But Gilliam called his proposal a "fantasy," and the West Texas crew said no.

Jack accused the pair of calling him a "liar." They said no. He said their complaints are equivalent to calling him a "liar."

The duo also entertained pretty Desiree Shank, founder of the Future College Fund, a venture that seemed like a fine idea but not much of a defensible business model.

Desiree was almost too nervous to deliver a presentation and sadly admitted, "I'm completely alone." But by the end of the program, she had a couple of partners.

Some waitresses, you just don’t wanna mess with

Timing, in many cases, is everything.

CNBC's new reality series "West Texas Investors Club" would be a sure-fire hit had it debuted 5 years ago.

In 2015, there's serious question as to whether the market for investment reality TV is as saturated as that for barbecue sauce.

The show mixes the formula of a pair of CNBC nighttime staples, "Shark Tank" and "The Profit." Like "Tank," it involves an aspiring entrepreneur making a pitch, and no overhaul of the business occurs. But the pitch is to one pair of investors, and as in "The Profit," the show cuts to observations of the principals as to what just happened.

"West Texas" offers a down-home spin on the concept, with drinking occurring during the production and imagery evoking Peter Bogdanovich's legendary "The Last Picture Show." This show features Rooster McConaughey (The Gunslinger), whose various bios on the Web indicate he's a "self-made millionaire," and Butch Gilliam (The Hatchet Man) and their sidekick Gil Prather (The Tenderizer).

McConaughey's screen presence would impress his Oscar-winning brother, Matthew McConaughey, but Gilliam and Prather are equally good on camera, a trio with a heart the size of Texas and likely the business acumen to match.

In the premiere episode, which tends to be the best of this genre, it's Adam Garfield, 27, of Miami, who pitches his SpeedeTab app concept.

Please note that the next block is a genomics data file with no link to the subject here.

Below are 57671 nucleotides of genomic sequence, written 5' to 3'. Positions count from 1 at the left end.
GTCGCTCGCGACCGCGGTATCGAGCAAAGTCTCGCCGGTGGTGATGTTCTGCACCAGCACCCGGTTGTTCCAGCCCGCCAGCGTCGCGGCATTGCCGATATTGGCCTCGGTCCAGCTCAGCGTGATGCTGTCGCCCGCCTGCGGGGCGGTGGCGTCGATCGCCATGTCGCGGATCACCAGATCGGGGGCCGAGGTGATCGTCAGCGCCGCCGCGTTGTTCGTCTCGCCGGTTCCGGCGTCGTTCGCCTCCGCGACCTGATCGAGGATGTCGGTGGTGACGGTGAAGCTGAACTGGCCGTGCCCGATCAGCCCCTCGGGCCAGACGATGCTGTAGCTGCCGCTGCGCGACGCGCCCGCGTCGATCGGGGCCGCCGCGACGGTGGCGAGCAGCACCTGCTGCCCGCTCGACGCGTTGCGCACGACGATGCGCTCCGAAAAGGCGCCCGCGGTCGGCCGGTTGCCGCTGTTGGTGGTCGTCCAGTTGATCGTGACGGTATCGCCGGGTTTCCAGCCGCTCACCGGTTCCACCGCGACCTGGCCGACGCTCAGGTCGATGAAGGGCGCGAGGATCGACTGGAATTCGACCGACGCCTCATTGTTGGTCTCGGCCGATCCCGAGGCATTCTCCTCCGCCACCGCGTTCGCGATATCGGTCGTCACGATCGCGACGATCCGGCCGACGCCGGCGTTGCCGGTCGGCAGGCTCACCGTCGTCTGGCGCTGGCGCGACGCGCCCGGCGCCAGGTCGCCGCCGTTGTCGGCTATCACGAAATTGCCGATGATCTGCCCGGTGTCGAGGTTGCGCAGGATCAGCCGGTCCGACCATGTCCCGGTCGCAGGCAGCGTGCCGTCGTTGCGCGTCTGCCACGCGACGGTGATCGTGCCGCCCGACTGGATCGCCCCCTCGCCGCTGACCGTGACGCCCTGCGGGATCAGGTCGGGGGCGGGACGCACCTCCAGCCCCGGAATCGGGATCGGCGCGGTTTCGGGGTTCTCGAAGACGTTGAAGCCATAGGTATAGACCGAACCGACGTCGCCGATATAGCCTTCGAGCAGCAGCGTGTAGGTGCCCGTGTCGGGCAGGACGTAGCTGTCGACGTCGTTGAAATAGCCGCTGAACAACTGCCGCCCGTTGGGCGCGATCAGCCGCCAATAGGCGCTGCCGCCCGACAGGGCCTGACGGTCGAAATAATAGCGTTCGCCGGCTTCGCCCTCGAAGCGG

Garfield described his product as "a mobile platform that lets people order and pay for their drinks at the bar, their coffee, or even their concessions, straight from their phone."

He said venues pay a "processing fee on each order" which amounts to 2.9% plus 30 cents an order.

As McConaughey and Gilliam pointed out on a couple of occasions, the concept seems better suited to packed upscale urban nightclubs as opposed to Texas honky tonks.

With TV crews flooding a bar called Corky's, apparently a bunch of patrons did use the SpeedeTab service. But it was Garfield's winning persona and the background check of other SpeedeTab clients that sealed the deal.

Esther, a server at Corky's, said Garfield "seems a little preppy." And in fact, Garfield seemed most unprepared for the concerns about eliminating waitress jobs, which is what his app is driving at.

Garfield in some ways bungled his audition. He should've shown up in Paul Bond cowboy boots and put the "Urban Cowboy" soundtrack on the jukebox. Instead of just shrugging when the app went down, Garfield should've been going table to table and writing down orders.

Regardless, Garfield, who said he has put $120,000, his life savings, into this venture, is going to succeed, if not with this product than with something else. Gil pronounced Garfield a "pure winner."

While everything ended in smiles, it feels like investments at this stage of a company should involve a little less negotiation.

Another pitch was made in the closing moments of the episode, by Christy Chang and Amy Pepper, who are selling the No Touch Pen for those who don't want germs from public computers or ATMS.

Christy Chang said "70% of the ATMs was found to have e. coli."

Chang at one point told Gilliam, "I know you like Heineken," a strange comment for this particular program. (Also, it's unknown why Christy was wearing a badge of some kind.)

The West Texas crew politely told Chang and Pepper that they didn't think the No Touch Pen is an investable concept now.